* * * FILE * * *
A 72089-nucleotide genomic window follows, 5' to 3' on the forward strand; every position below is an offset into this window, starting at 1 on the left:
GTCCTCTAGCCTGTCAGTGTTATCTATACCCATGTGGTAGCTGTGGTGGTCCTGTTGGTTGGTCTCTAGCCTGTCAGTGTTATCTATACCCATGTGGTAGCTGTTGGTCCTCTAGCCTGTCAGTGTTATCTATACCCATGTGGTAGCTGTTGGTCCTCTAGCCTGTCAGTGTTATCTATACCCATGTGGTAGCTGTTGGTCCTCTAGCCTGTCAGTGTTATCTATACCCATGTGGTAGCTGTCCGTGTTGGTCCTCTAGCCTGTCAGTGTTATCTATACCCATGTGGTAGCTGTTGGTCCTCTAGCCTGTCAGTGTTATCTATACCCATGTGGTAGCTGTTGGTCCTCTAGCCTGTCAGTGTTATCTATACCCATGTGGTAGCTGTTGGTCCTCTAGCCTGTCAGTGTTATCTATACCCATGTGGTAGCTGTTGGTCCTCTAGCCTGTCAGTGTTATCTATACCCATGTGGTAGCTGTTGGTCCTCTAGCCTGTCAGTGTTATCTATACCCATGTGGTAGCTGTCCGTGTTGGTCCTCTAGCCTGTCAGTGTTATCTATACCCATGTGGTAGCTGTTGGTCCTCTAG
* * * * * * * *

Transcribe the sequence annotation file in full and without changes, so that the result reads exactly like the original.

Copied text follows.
A 72089-nucleotide genomic window follows, 5' to 3' on the forward strand; every position below is an offset into this window, starting at 1 on the left:
GTCCTCTAGCCTGTCAGTGTTATCTATACCCATGTGGTAGCTGTGGTGGTCCTGTTGGTTGGTCTCTAGCCTGTCAGTGTTATCTATACCCATGTGGTAGCTGTTGGTCCTCTAGCCTGTCAGTGTTATCTATACCCATGTGGTAGCTGTTGGTCCTCTAGCCTGTCAGTGTTATCTATACCCATGTGGTAGCTGTTGGTCCTCTAGCCTGTCAGTGTTATCTATACCCATGTGGTAGCTGTCCGTGTTGGTCCTCTAGCCTGTCAGTGTTATCTATACCCATGTGGTAGCTGTTGGTCCTCTAGCCTGTCAGTGTTATCTATACCCATGTGGTAGCTGTTGGTCCTCTAGCCTGTCAGTGTTATCTATACCCATGTGGTAGCTGTTGGTCCTCTAGCCTGTCAGTGTTATCTATACCCATGTGGTAGCTGTTGGTCCTCTAGCCTGTCAGTGTTATCTATACCCATGTGGTAGCTGTTGGTCCTCTAGCCTGTCAGTGTTATCTATACCCATGTGGTAGCTGTCCGTGTTGGTCCTCTAGCCTGTCAGTGTTATCTATACCCATGTGGTAGCTGTTGGTCCTCTAG